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JUPITER 2018

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9thMay 2018

The image below is an animation created from a series of captures taken as Jupiter approached opposition this year: the precise time of opposition in 2018 was UT 01:00 (give or take a few minutes) on May 9th 2018.

The last frame of this animation (before it reverses & sequences back to the first frame) was captured 9 hours & 10 minutes before the precise time of opposition.

Note that this is an animation using real frames created as a sequence - as opposed to those animations that rely upon a “skin” being created in WinJUPOS…the WinJUPOS types of animations look very convincing, but in my opinion have an inherent element of artificiality that I prefer to avoid! ;)

j2018-05-08-1416_9-to1550_6-REVERSINGInclWJ-interFramesLgeBgrnd-OptimisedNoDelaySmoother

2018-05-08-1416.9_1550.6_MAP-UniformedCropped

Recent discussion about types of planetary animations on the Cloudy Nights planetary imaging forum brought up questions on the differences & merits between “traditional” animations (time lapse images arranged in a sequential, animated display) versus those created using a cylindrical projection “map” or  “image” with the WinJUPOS software program such as the example above for the WinJUPOS animation here.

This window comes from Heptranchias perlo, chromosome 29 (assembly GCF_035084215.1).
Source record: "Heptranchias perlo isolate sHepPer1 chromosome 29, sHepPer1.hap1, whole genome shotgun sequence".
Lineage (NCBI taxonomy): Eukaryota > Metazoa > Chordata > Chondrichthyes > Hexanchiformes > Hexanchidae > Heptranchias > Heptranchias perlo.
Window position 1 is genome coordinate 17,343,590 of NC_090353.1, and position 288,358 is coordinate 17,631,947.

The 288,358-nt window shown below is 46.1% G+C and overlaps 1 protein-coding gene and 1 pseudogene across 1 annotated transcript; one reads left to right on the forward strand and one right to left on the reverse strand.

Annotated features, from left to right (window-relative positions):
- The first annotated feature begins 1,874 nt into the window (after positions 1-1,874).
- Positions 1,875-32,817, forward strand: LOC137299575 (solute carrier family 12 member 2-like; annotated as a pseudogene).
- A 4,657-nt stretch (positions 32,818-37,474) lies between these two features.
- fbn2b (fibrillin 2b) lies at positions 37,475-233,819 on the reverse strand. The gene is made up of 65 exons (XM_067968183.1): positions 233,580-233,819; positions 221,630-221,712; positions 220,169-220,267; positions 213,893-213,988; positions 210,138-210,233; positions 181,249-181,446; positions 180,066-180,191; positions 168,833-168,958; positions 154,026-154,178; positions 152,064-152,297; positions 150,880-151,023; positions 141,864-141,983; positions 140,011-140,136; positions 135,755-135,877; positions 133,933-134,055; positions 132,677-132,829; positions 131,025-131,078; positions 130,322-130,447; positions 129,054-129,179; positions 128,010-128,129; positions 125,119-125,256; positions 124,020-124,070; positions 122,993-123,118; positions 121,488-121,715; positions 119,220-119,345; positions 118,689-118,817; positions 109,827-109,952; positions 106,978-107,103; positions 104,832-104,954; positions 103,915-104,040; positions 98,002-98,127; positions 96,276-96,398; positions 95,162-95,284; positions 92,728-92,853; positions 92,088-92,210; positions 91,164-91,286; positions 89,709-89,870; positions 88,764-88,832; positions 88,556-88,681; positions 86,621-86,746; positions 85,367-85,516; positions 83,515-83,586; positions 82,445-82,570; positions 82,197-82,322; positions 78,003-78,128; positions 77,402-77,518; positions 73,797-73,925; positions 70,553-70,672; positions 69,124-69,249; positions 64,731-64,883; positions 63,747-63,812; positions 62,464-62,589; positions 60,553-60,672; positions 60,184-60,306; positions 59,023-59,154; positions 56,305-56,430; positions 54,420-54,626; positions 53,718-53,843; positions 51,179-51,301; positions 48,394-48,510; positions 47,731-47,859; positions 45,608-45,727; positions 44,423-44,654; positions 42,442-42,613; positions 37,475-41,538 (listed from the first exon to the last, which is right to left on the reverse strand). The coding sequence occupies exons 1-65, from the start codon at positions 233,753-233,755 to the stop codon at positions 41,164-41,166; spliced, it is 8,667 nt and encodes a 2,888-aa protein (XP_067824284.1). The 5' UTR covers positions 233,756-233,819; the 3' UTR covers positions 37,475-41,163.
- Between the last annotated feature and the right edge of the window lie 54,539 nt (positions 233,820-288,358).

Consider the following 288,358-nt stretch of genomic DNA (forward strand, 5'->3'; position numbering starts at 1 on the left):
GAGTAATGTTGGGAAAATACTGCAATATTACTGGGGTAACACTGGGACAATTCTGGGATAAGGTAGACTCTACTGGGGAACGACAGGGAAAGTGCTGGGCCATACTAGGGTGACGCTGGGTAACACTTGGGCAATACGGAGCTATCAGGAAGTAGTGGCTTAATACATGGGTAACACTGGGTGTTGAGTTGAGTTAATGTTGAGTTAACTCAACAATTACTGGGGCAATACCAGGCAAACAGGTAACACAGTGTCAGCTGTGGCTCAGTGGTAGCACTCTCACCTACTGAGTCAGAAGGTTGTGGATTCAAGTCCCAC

This WJ software, in simple terms, effectively “wraps” a map we generate from a series of images of the planet we have captured (the more the better) around a simulated globe where the viewing perspective shifts to give us the impression we are looking at a rotating globe of the planet.

#7test-20fps-600x600_0.0degreeLeftLongMargin-2018-05-08-1416.9-Jupiter-NR_pipp

Because it is only one image (albeit being made up of possibly many separate images) this type of animation can appear very impressive, with smooth, uniform detail (because it never changes) & motion that is difficult to emulate in “traditional” animations

On the other hand, the “traditional” sequential set of captured images is far more “dynamic” in that it is influenced by the varying seeing that occurs over the time taken to acquire the number of individual images used.

It is important to note that the WJ versions still utilise multiple images, but when these are combined to form the “map” that is wrapped around the “virtual globe” the single image created is a smoothed-out single “wrap” that might display differences in different sections (for instance, between the left-hand, middle & right-hand sides of said “wrap/map”) but none of these sections will vary as the virtual globe rotates – in the “traditional” animated sequence the same details will vary as the globe/disk rotates.

Once the WinJUPOS .ims files are created (& this is often done for “traditional” animated sequences as well as WJ types) the WJ animations are then created very rapidly, whilst the “traditional” still require a lot of pain-staking application!

However, I personally believe the “traditional” animation above the WJ “map” to to be a much more “real” animation because you are actually viewing a genuine rotating disk as opposed to viewing a single rotating image – but I emphasize that this is only a personal opinion.

In the example above – more images over a longer timespan would do this WJ type more justice, & remove the “phase appearance” at the start of each “rotation” - just as they would in a different manner for the comparable “traditional” example.

 

 

 

 

 

 

 

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